Whites are also lagging behind some other ethnic groups. Whites had a median household income lower than Pakistani Americans ($98,212), Iranian Americans ($87,288), Syrian Americans ($74,047), Turkish Americans ($83,375), Egyptian Americans ($67,187), Ecuadorian Americans ($66,971), Colombian Americans ($66,875), and Peruvian Americans ($66,845).
Furthermore, if you break down black people by different cultures or ethnicity, you’ll see major income differences. For instance, in 2012, the poverty rate for Nigerians was 12.8%, Jamaicans were 14.8%, and Ethiopians 19.7%. All the rates were significantly lower than the rate of 28% for blacks as a whole. Both Jamaicans and Nigerians had poverty rates that were below the national average of 14.9%.
As a result, comparing results for people of the same color but different culture is a valuable tool to indicate other factors besides discrimination at work.
As Africa American economist Thomas Sowell wrote, “Blacks may ‘all look alike’ to racists, but there are profound internal cultural differences among blacks.”
2020 Census Bureau data shows that blacks are significantly less likely to attend and graduate college than whites, but this isn’t explained by racism. According to the Census Bureau, the percentage of adults aged 25 and older with a bachelor’s degree was 36%. 41.9% of the Non-Hispanic white population had a bachelor’s degree, 28.1% of the black population had a bachelor’s degree, 61% of the Asian population had a bachelor’s degree, and 20.6% of the Hispanic population had a bachelor’s degree.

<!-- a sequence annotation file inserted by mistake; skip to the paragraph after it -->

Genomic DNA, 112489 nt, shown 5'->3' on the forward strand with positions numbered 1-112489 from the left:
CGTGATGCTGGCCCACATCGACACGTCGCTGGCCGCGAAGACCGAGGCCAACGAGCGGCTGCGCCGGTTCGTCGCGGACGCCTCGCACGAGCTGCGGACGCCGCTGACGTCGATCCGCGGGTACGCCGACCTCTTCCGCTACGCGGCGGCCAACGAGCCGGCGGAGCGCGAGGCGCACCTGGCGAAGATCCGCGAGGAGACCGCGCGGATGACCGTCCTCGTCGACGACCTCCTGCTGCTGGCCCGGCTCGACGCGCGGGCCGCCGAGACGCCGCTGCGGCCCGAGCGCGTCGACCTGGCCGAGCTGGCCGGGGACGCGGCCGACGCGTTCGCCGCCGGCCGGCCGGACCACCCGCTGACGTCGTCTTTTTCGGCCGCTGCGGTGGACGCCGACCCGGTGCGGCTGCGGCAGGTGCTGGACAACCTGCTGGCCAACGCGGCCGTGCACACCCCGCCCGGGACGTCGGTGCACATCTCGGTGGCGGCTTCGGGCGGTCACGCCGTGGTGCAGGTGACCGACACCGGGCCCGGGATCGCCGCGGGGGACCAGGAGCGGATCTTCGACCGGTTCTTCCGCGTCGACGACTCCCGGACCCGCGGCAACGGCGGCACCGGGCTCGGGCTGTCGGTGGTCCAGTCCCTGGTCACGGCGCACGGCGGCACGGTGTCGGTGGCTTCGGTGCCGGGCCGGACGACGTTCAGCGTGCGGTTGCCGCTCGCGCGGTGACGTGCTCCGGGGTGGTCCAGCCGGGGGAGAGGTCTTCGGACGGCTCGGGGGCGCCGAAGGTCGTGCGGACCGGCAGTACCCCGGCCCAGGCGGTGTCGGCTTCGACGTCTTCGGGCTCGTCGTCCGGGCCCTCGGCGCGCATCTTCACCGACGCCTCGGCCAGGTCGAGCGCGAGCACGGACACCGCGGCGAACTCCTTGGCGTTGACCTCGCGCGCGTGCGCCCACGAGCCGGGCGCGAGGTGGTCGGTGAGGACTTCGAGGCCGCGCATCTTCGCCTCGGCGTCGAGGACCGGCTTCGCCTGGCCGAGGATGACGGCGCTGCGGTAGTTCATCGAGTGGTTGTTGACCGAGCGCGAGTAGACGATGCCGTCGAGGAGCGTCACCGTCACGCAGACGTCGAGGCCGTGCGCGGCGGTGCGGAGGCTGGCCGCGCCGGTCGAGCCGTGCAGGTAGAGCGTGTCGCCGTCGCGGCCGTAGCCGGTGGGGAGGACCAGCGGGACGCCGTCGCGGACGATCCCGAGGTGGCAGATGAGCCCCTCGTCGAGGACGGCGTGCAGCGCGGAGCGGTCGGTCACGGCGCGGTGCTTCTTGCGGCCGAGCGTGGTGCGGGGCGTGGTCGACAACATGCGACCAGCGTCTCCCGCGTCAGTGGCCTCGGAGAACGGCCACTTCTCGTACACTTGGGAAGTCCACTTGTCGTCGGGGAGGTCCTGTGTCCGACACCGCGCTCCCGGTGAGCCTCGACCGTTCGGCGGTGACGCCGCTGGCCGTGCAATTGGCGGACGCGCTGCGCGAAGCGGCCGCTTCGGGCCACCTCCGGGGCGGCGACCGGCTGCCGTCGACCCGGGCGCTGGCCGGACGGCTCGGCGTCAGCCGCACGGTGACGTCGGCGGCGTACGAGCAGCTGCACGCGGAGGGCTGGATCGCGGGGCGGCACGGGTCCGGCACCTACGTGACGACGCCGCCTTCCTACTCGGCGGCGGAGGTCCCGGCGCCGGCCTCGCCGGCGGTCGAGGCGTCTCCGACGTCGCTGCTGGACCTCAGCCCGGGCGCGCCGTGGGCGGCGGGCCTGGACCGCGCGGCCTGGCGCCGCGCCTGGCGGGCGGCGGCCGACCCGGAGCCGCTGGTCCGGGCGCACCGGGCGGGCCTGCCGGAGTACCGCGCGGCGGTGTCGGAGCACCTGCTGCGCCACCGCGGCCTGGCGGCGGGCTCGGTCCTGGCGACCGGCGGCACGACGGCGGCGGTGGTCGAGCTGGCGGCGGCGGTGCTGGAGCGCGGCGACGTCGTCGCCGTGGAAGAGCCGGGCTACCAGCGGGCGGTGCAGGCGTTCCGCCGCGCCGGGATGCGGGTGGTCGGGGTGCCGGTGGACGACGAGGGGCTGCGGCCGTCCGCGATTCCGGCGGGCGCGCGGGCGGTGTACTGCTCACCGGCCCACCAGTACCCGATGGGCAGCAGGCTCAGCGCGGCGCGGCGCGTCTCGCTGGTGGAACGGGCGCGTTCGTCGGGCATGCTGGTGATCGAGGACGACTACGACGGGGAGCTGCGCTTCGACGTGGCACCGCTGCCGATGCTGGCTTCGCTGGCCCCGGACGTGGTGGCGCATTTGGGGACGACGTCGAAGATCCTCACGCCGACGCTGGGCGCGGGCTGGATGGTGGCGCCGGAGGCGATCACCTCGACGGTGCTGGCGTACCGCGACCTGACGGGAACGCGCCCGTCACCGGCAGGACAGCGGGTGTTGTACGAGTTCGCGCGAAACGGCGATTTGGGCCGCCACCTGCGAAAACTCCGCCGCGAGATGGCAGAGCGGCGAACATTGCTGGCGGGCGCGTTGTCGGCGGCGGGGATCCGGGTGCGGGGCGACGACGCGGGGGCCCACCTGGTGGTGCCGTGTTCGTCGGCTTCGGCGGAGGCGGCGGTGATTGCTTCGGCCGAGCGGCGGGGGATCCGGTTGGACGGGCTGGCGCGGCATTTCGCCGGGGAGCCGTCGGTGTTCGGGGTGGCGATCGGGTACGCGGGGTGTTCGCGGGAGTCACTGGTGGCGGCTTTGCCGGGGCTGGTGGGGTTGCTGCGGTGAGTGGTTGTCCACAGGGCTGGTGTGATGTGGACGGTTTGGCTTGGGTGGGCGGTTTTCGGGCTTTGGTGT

There isn’t just a disparity between blacks and other groups, there’s a disparity amongst themselves. Black women are significantly more likely to graduate college than black men. According to the American Association of University Women, “Among Black students in higher education, women are more likely than men to earn degrees: Black women get 64.1% of bachelor’s degrees, 71.5% of master’s degrees and 65.9%of doctoral, medical, and dental degrees.” Systemic racism can not explain why black women are significantly more likely to attend and graduate college than black men.
Census Bureau data also shows that 63% of Nigerian Americans are college graduates, compared to 28.1% of black Americans as a whole. Nigerian Americans are significantly more likely to graduate college than white Americans and significantly outearn them. This can’t be explained by systemic racism.
2019 U.S. census data shows that only 23% of black Americans have a college degree compared to 79% of Taiwanese Americans and 61% of Korean Americans who have a college degree. Of course, Korean and Taiwanese Americans have significantly higher median incomes than black Americans.
According to Pew Research, “More than half of Asians ages 25 and older (54%) have a bachelor’s degree or more education, compared with 33% of the U.S. population in the same age range… Indians ages 25 and older have the highest level of educational attainment among U.S. Asians, with 75% holding a bachelor’s degree or more in 2019.”
This is another contradiction that refutes systemic racism. Skin color doesn’t play a role in educational success.
The National Institute of Justice (NIJ) conducted a review in 2013 to see if racial bias was responsible for the higher rates of traffic stops among black people.
They cited several studies that showed racial bias was not responsible for the higher rates of traffic stops.
One of the studies they cite was a federally funded study conducted in Savannah, Georgia.